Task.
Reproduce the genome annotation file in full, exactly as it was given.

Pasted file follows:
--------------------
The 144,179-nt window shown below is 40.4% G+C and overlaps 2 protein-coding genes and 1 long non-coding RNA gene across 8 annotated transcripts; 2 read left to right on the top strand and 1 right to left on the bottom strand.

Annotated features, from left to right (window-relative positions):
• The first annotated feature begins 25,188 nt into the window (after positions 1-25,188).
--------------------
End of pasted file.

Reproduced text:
The 144,179-nt window shown below is 40.4% G+C and overlaps 2 protein-coding genes and 1 long non-coding RNA gene across 8 annotated transcripts; 2 read left to right on the top strand and 1 right to left on the bottom strand.

Annotated features, from left to right (window-relative positions):
• The first annotated feature begins 25,188 nt into the window (after positions 1-25,188).